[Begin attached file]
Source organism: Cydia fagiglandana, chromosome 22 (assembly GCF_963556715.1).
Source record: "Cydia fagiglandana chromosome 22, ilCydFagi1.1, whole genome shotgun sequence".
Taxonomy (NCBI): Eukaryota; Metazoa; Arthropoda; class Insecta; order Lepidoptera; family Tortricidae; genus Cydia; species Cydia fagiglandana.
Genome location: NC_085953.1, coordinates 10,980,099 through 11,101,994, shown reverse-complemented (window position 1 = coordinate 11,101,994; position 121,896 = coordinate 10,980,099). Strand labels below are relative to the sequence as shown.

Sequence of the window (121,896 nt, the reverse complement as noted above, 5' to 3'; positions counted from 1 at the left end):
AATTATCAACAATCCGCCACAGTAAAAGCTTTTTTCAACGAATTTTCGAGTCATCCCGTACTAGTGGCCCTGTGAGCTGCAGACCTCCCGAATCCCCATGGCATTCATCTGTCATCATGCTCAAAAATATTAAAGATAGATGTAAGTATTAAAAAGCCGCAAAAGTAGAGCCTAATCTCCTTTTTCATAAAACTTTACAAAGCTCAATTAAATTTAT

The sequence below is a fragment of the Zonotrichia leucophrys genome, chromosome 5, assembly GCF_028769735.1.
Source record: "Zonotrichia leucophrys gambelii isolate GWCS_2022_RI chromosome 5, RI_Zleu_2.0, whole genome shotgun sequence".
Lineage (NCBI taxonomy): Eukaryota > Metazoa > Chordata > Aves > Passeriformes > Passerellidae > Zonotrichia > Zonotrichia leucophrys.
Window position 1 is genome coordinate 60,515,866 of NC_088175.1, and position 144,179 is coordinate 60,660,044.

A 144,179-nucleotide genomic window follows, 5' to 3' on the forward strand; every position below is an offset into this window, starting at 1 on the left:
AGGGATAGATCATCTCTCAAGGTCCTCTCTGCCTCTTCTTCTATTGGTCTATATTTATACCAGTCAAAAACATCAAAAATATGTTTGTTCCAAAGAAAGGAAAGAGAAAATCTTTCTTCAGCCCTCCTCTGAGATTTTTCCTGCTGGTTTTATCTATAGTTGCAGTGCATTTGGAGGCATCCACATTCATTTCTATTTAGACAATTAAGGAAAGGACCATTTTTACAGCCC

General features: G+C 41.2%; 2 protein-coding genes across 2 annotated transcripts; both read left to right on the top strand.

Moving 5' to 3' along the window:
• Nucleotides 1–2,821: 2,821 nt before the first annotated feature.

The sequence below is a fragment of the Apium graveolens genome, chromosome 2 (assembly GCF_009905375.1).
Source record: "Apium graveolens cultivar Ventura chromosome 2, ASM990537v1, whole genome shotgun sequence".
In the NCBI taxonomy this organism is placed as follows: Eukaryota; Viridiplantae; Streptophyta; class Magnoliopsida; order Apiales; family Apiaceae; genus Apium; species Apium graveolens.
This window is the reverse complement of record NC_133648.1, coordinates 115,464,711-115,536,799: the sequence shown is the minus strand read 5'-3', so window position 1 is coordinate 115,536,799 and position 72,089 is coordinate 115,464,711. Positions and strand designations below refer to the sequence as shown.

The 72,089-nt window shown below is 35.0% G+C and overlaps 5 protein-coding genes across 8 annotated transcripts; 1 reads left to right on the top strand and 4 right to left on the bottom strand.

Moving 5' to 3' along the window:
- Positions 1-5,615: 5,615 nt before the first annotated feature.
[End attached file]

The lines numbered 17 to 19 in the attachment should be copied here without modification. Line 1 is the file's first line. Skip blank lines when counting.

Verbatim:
Source record: "Apium graveolens cultivar Ventura chromosome 2, ASM990537v1, whole genome shotgun sequence".
In the NCBI taxonomy this organism is placed as follows: Eukaryota; Viridiplantae; Streptophyta; class Magnoliopsida; order Apiales; family Apiaceae; genus Apium; species Apium graveolens.
This window is the reverse complement of record NC_133648.1, coordinates 115,464,711-115,536,799: the sequence shown is the minus strand read 5'-3', so window position 1 is coordinate 115,536,799 and position 72,089 is coordinate 115,464,711. Positions and strand designations below refer to the sequence as shown.